Then, one of the parts that I really like, John tells us that there is no fear in love, because perfect love drives out fear. Let me say that again. Perfect love drives out fear. Fear, we are told, has to do with punishment, and those who fear are not in perfect love. And lastly, we are told that we love because God loved us first.
So we have some very clear direction on how we should treat love and how we should internalize it. We are directed to let God's love rest within us, so that we might have that confidence on Judgment Day. We are told to love one another. We are told that God loves us. And we are told that God is love.
With all of that said, keeping in mind the commandments that we were given by God, written by Moses and reinforced by Jesus Christ, keeping in mind all of the Psalms, the Proverbs, the words of the prophets and apostles, why, in our day and age, with so much instruction, why is love so hard?
You know, one of the easiest things to say is that you love someone. Men for years who beat their wives do so, because as they say, "they love their wives too much." I think O.J. said that at his dead wife's funeral. "I loved her too much." How many people have committed untold atrocities in the name of love? How many people have given their lives because their understanding of love was altered or skewered due to their own experiences? How many people have lived an entire life without someone telling them they love them? How many children have been beaten to death because their parents couldn't handle, as one news report said, "that much love"? How many young teenage women hop into bed with the first boy or man that they meet, only because he said "I love you."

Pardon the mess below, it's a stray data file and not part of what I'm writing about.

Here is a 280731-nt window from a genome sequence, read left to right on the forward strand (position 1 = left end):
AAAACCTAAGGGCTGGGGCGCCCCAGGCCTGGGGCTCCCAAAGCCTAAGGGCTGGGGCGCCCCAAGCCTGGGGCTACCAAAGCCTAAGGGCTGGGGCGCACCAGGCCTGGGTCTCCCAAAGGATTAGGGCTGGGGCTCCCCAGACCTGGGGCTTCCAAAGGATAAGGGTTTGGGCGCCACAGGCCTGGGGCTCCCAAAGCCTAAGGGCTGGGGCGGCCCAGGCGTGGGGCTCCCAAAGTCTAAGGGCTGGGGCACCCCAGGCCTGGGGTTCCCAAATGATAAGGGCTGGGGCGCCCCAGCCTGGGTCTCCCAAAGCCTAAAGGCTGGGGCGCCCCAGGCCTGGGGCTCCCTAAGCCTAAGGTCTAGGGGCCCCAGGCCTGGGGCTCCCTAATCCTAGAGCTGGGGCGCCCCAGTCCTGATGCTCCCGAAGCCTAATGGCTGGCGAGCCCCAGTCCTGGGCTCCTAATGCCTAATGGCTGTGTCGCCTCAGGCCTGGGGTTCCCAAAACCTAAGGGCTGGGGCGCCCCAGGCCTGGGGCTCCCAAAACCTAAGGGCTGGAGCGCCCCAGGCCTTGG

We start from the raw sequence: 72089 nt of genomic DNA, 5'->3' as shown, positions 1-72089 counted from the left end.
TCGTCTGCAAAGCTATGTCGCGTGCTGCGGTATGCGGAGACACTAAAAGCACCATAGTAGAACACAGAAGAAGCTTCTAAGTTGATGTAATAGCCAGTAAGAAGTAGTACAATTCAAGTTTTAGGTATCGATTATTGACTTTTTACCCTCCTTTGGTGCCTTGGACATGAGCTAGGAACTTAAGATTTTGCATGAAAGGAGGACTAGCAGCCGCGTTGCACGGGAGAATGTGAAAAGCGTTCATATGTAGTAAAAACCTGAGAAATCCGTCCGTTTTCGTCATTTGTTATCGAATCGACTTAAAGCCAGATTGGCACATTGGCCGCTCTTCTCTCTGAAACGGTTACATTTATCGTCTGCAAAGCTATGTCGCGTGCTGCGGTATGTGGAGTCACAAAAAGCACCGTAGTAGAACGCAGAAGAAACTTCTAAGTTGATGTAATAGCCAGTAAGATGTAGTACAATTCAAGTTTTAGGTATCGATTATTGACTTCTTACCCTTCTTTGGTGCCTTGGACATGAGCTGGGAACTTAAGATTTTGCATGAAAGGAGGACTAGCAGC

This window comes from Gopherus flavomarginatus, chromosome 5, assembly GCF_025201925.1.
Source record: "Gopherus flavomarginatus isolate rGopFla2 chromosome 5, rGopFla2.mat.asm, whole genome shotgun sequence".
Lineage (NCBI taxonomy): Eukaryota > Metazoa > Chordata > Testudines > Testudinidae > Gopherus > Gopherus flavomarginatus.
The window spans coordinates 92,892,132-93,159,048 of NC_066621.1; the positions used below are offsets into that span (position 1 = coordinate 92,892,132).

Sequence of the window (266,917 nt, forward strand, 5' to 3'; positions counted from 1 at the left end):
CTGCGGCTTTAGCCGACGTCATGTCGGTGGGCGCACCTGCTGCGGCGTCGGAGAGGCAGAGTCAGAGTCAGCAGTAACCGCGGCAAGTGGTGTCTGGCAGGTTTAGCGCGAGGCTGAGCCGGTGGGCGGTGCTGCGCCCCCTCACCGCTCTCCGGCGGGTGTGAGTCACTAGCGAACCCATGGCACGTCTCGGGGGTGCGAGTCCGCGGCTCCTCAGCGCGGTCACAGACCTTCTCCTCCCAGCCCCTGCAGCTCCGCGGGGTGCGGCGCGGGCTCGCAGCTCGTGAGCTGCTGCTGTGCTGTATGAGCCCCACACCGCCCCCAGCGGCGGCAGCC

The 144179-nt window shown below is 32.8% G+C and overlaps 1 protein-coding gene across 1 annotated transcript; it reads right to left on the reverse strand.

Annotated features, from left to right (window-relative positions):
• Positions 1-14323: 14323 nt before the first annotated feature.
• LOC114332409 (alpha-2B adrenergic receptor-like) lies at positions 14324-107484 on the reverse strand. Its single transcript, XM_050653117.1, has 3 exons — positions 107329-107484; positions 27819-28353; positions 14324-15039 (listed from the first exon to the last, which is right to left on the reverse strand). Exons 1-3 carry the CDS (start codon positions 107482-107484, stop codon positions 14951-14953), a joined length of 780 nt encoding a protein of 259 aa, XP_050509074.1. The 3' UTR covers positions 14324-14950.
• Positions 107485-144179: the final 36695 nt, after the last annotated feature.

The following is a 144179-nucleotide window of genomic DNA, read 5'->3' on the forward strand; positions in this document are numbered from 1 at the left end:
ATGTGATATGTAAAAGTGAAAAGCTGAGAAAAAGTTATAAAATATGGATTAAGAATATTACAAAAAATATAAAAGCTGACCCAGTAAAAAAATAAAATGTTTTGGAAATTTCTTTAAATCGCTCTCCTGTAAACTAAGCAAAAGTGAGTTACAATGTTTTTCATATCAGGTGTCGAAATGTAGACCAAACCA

It seems that the problem is that people are not taught to love, despite what is written in scripture. We grow up looking at how love is expressed on television on how someone portrays it in a song. If I hear one more idiotic, simplistic, perverted song on the radio where some man or woman talks about how much they can love someone based on what they can do with their genitalia, I will scream. Which is probably why I don't listen to the radio much. But this is what the current and coming generations have to look forward to. Love based solely on sex.
But the fact remains that in our society, and in the black community in particular, we have a very perverted concept of love. Our history shows that we are willing to fight the white man for calling us a nigger because we love ourselves too much to withstand that type of abuse, but yet, we will go out and kill our own people because they looked at us wrong. We will ignore homeless people because we don't have time to be bothered. Or we will walk in God's house, a place of love, and not speak to someone because they bruised our own fragile ego.